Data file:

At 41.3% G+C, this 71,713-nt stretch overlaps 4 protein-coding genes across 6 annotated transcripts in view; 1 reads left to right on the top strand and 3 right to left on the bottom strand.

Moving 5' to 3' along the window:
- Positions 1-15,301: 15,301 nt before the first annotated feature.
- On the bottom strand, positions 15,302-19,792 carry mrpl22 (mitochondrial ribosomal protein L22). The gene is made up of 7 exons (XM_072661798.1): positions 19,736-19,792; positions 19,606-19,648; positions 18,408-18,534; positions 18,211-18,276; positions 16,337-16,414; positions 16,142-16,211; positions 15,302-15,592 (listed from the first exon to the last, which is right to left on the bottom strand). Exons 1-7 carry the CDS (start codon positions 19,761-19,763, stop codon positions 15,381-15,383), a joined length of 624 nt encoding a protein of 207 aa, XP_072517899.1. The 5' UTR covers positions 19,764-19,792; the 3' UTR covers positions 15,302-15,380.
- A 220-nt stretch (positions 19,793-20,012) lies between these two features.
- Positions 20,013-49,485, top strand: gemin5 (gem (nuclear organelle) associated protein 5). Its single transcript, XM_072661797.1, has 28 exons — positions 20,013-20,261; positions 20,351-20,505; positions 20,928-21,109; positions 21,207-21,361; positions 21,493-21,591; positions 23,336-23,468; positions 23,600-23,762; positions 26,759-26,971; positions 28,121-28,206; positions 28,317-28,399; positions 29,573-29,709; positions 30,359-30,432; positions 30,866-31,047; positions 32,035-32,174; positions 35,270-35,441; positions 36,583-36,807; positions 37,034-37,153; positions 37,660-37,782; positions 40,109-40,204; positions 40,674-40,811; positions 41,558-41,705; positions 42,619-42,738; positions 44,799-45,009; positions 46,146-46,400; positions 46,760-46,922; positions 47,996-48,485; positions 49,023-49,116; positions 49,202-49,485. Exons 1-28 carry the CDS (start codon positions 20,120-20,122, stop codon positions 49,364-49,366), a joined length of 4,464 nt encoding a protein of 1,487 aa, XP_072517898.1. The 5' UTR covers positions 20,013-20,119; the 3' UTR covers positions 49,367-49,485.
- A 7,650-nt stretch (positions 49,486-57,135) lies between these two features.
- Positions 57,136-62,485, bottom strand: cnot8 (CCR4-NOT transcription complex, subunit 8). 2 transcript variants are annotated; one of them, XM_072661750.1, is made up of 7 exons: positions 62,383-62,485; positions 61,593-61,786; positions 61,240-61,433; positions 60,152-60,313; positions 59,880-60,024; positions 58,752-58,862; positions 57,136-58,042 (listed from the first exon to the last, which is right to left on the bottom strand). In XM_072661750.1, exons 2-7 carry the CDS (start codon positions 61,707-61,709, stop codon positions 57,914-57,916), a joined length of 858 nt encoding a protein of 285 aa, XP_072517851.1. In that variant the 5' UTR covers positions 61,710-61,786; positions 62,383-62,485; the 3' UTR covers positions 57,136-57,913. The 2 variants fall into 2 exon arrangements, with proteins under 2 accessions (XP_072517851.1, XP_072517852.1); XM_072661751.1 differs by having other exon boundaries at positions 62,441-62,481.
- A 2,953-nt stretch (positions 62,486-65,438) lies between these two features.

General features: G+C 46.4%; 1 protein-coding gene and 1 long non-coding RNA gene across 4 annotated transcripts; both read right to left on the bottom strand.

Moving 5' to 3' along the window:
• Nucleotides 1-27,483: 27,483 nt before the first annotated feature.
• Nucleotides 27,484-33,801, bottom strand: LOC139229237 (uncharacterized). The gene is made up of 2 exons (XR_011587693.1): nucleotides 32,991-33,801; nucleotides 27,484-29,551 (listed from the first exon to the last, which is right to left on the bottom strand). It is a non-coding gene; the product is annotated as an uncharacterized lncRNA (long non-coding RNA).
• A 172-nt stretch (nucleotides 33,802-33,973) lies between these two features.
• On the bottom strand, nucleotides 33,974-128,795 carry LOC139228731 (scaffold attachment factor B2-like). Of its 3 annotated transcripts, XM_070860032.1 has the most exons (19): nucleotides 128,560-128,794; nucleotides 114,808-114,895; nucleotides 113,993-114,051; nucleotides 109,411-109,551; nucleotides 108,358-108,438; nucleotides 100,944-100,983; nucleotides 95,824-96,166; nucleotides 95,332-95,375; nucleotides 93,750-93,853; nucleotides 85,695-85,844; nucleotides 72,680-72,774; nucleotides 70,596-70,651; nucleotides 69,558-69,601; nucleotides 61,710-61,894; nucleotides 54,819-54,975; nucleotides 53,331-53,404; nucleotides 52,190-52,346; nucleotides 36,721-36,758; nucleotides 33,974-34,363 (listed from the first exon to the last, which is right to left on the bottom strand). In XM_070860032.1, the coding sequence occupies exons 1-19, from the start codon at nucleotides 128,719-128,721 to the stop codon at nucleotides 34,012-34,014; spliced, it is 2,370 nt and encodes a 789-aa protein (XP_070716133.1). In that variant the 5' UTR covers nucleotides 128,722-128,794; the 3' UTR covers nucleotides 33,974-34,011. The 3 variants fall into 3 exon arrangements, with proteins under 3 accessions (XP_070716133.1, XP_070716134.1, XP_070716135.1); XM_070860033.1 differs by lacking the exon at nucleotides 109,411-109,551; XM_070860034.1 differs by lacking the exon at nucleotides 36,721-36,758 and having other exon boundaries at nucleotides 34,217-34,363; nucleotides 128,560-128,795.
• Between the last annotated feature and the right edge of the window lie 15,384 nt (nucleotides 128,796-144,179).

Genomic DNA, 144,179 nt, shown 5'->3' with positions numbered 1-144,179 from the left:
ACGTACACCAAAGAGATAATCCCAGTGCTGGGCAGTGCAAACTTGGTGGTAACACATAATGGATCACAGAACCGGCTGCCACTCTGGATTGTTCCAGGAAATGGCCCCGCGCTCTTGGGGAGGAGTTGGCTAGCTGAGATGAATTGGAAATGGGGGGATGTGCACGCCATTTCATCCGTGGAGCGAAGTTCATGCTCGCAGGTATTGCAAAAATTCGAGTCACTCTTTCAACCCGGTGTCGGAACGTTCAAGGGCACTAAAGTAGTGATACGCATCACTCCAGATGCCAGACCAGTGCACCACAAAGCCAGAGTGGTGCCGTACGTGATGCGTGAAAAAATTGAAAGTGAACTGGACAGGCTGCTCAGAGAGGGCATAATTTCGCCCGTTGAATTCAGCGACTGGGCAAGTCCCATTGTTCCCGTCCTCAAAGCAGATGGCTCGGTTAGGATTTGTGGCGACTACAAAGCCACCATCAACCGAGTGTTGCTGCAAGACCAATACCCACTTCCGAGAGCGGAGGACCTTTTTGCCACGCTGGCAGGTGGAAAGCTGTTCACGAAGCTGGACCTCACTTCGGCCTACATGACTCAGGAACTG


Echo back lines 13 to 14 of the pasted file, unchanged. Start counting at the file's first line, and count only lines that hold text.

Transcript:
• Nucleotides 27,484-33,801, bottom strand: LOC139229237 (uncharacterized). The gene is made up of 2 exons (XR_011587693.1): nucleotides 32,991-33,801; nucleotides 27,484-29,551 (listed from the first exon to the last, which is right to left on the bottom strand). It is a non-coding gene; the product is annotated as an uncharacterized lncRNA (long non-coding RNA).
• A 172-nt stretch (nucleotides 33,802-33,973) lies between these two features.